|FSOC Delisted AIG, One of Only Two Nonbank SIFIs|
The Update takes its own “tax holiday” to look at last Friday's Financial Stability Oversight Council (FSOC) under-the-radar vote to de-designate AIG as a Systemically Important Financial Institution (SIFI) and the rationales provided by seven of the ten FSOC members.
The Council’s 68-page report – the most comprehensive snapshot of the current financial regulatory leadership and administration’s thinking on systemic risk – attributes the decision to material changes in the company’s size, complexity, and risk profile since its designation. Now only one non-bank financial company, Prudential Financial, maintains its SIFI designation.
Was this decision merely the operation of law or is it the result of a clear Trump agenda to diminish or eliminate FSOC’s impact? What does the vote breakdown tell us? More below.
The Council voted 6-3 to rescind its 2013 designation of AIG as a SIFI. All four Trump appointees on the FSOC voted in favor of delisting, while the Obama-era appointees were split. SEC chairman Jay Clayton recused himself from Friday’s vote in order to avoid a conflict of interests, raising a key legal question about the vote. Fed Chair Janet Yellen voted in favor.
• All Those In Favor
–Keith A. Noreika, Acting Comptroller of the Currency: Noreika, an Obama-era appointee, voted in favor of rescission. He does not believe non-bank financial institutions should be regulated as SIFIs.
–J. Mark McWatters, Chairman of the National Credit Union Administration: McWatters voted in favor of rescission on the grounds that AIG today is a far different company than in 2009 when he examined the company as part of the Congressional TARP Oversight Committee. Notably, he fails to acknowledge that AIG’s baseline SIFI designation occurred in 2013, not 2009.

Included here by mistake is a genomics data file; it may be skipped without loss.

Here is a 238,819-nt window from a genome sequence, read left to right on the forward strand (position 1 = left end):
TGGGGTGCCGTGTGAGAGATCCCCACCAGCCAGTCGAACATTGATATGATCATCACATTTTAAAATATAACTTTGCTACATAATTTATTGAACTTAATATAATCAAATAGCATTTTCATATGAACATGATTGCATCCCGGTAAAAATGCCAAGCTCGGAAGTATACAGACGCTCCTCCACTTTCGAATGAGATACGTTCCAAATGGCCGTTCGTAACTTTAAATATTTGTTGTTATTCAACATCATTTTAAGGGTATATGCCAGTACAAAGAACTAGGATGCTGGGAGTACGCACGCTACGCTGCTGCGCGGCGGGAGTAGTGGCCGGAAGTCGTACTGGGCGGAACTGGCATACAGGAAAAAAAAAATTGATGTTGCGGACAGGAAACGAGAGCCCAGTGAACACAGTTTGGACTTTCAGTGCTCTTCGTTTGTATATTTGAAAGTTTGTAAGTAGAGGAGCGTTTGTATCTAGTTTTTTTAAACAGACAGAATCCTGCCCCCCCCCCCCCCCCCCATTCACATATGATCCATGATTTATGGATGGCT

–J. Christopher Giancarlo, Chairman of the Commodities Futures Trading Commission: Giancarlo explained that AIG’s decreased derivatives liabilities, lending liabilities, capital markets downsizing, and ceasing of swaps activity led to his decision to vote yes.
–S. Roy Woodall, Jr., the Independent Member Having Insurance Expertise: Woodall, an Obama appointee, criticized FSOC’s rescission document as confusing and deviant from the statutory test to determine whether the company poses a risk to financial stability. On the grounds of this statutory test, however, he does not believe AIG to be a SIFI, writing that it is half the size it was during the crisis.
–Janet Yellen, Chair of the Federal Reserve: Fed Chair Janet Yellen, the most prominent Obama-era appointee on the Council, voted in favor of rescission on the grounds that AIG’s downsizing efforts render is no longer too big to fail.
Steven Mnuchin, Treasury Secretary: Mnuchin praised FSOC’s decision of rescind AIG’s designation, claiming that it showed the Council’s commitment to removing companies that are no longer systemically risky. (The Council is housed in the Treasury.)
• The Dissenters
–Richard Cordray, Director of the Bureau of Consumer Financial Protection: As a member of the 2013 Council, Cordray does not believe AIG has made true reduction changes based on planning but has shrunk due to a failed business model and weakened financial market.
–Martin J. Gruenberg, Chairman of the Federal Deposit Insurance Corporation: Dissented for three reasons – an increase of liabilities/assets in other areas of AIG like life insurance and annuities, an inconsistent determination of the Council, and continued irresolvability due to AIG’s size and operations.